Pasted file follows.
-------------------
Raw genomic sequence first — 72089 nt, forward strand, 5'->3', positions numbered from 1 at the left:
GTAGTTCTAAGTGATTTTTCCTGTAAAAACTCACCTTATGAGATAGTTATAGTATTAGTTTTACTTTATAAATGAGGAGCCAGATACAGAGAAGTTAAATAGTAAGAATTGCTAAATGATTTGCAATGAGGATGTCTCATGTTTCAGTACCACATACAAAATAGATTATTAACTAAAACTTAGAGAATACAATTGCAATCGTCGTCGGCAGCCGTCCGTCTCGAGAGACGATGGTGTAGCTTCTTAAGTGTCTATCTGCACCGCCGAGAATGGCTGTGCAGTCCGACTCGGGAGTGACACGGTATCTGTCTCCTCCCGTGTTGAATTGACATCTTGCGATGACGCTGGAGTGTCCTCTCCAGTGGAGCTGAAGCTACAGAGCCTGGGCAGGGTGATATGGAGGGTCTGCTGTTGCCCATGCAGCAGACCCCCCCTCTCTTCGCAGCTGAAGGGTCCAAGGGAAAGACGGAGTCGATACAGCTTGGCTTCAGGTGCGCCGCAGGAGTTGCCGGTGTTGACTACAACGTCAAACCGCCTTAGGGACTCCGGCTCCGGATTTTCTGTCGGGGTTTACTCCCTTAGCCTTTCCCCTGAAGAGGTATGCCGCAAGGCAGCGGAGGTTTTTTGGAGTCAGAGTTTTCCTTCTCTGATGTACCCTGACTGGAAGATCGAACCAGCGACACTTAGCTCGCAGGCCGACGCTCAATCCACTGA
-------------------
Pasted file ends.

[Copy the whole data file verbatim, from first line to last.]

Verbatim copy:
Raw genomic sequence first — 72089 nt, forward strand, 5'->3', positions numbered from 1 at the left:
GTAGTTCTAAGTGATTTTTCCTGTAAAAACTCACCTTATGAGATAGTTATAGTATTAGTTTTACTTTATAAATGAGGAGCCAGATACAGAGAAGTTAAATAGTAAGAATTGCTAAATGATTTGCAATGAGGATGTCTCATGTTTCAGTACCACATACAAAATAGATTATTAACTAAAACTTAGAGAATACAATTGCAATCGTCGTCGGCAGCCGTCCGTCTCGAGAGACGATGGTGTAGCTTCTTAAGTGTCTATCTGCACCGCCGAGAATGGCTGTGCAGTCCGACTCGGGAGTGACACGGTATCTGTCTCCTCCCGTGTTGAATTGACATCTTGCGATGACGCTGGAGTGTCCTCTCCAGTGGAGCTGAAGCTACAGAGCCTGGGCAGGGTGATATGGAGGGTCTGCTGTTGCCCATGCAGCAGACCCCCCCTCTCTTCGCAGCTGAAGGGTCCAAGGGAAAGACGGAGTCGATACAGCTTGGCTTCAGGTGCGCCGCAGGAGTTGCCGGTGTTGACTACAACGTCAAACCGCCTTAGGGACTCCGGCTCCGGATTTTCTGTCGGGGTTTACTCCCTTAGCCTTTCCCCTGAAGAGGTATGCCGCAAGGCAGCGGAGGTTTTTTGGAGTCAGAGTTTTCCTTCTCTGATGTACCCTGACTGGAAGATCGAACCAGCGACACTTAGCTCGCAGGCCGACGCTCAATCCACTGA